Harmony and Counterpoint are so perfectly balanced that good Counterpoint forms irreproachable Harmony. origin of the much debated chord of the augmented sixth in embryo the principle of Elgar. the tenor clashing into and reinforcing it. and good Harmony forms interesting Counterpoint. there is an absence of this confusion of harmonic and contrapuntal principle. with the seventh in the bass. and Strauss. In the modern diatonic school. harmony being a secondary consideration. so with the clearness of harmony in every detail.COMBINED COUNTERPOINT IN THREE PARTS auf. will be in time catalogued as The present modern school is at the same stage of evolution in chromaticism as Bach was in the diatonic system . Elgar. binations. Dvorak. b ^- & t (a) the effect here is that we have a supertonic ninth. 145 BACH. and the regarding of 'all notes as equally related'. Bach intends the chord of E flat as the prevailing harmony. ^^ And under chords. while the resultant . and the resolution wanting. Wachet A. formed the present system it is probable that many comin the same way. the way was prepared for the adoption of the chromatic scale as the unit. finding And of course The shows shows its culmination in Wagner. The Romantic movement shows tendencies in this direction. in the best examples. The following table how the chord was formed : 3 *.

problems and possibilities of this school we are not concerned our knowledge of the evolution of the art would point to a process similar to that through which diatonic harmony has gone. and must not be supposed that the recommendations given in this treatise in reference to this point are in any way absolute. unless proceeding to another position of the same chord. . composers are finding new harmonic progressions. and the enlargement of the essential. J. and unless this is done students form a habit of mind which has disastrous effects on practical work . There is nothing in the rules of Counterpoint to forbid ^\) ^ '^ . . chordal centres themselves exhibit With the . as at present stated. As time it goes on. It will have been seen that attention must be paid to vertical considerations. require that (a) should be resolved as at (b) if the bass move downwards by any interval other than an octave (or) and that the bass note of a \ should not be quitted by leap. a process of the elimination of the unessential. The laws of harmony. and it cannot be too strongly urged that teachers should not condone in Counterpoint what they know to be bad Harmony.146 THE ART OF COUNTERPOINT new progressions.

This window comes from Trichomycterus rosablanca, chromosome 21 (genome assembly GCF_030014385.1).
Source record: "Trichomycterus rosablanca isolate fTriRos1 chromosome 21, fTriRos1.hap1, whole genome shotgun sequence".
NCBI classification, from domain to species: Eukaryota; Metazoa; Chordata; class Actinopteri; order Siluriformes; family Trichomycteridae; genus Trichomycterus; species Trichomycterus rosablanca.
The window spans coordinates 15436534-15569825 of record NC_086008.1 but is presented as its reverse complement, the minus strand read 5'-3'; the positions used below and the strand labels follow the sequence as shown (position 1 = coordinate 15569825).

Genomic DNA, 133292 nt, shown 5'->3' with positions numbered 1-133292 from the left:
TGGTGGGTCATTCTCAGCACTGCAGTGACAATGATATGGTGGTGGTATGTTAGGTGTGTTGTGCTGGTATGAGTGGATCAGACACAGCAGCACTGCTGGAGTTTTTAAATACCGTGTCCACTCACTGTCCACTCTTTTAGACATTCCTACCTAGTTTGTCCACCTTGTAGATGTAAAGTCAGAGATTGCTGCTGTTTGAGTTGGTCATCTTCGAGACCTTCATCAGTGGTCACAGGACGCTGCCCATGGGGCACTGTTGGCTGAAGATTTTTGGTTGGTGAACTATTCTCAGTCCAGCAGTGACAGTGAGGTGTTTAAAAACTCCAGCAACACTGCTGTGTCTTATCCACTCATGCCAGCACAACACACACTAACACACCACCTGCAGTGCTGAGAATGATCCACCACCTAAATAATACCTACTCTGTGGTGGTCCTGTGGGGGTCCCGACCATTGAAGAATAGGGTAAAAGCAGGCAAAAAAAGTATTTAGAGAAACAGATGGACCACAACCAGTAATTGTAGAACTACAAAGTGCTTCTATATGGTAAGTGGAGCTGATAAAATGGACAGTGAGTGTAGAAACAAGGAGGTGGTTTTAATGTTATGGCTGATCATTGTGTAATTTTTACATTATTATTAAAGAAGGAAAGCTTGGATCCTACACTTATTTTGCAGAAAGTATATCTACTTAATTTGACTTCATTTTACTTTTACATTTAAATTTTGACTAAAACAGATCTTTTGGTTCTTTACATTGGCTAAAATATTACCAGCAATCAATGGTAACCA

IN THREE PARTS 147 .COMBINED COUNTERPOINT ^. _J .

148 THE ART OF COUNTERPOINT this is not the only consideration. are omitted. the In such cases the contrapuntally unessential combinations on weak parts of the bar do not produce the mental impression of a new harmony. and if the two contrapuntally essential combinations connected are satisfactory as a harmonic progression. when the intermediate sounds. which of course must proceed by conjunct degrees. for : But both the following are unsatisfactory It may at once be said that the effect will be good if the parts concerned proceed in simultaneous and parallel movement. But when the two parts involved take two unessential notes by similar motion and then proceed by contrary motion to the next centre or when they proceed in notes of different time value after having struck two unessential notes . r I All good.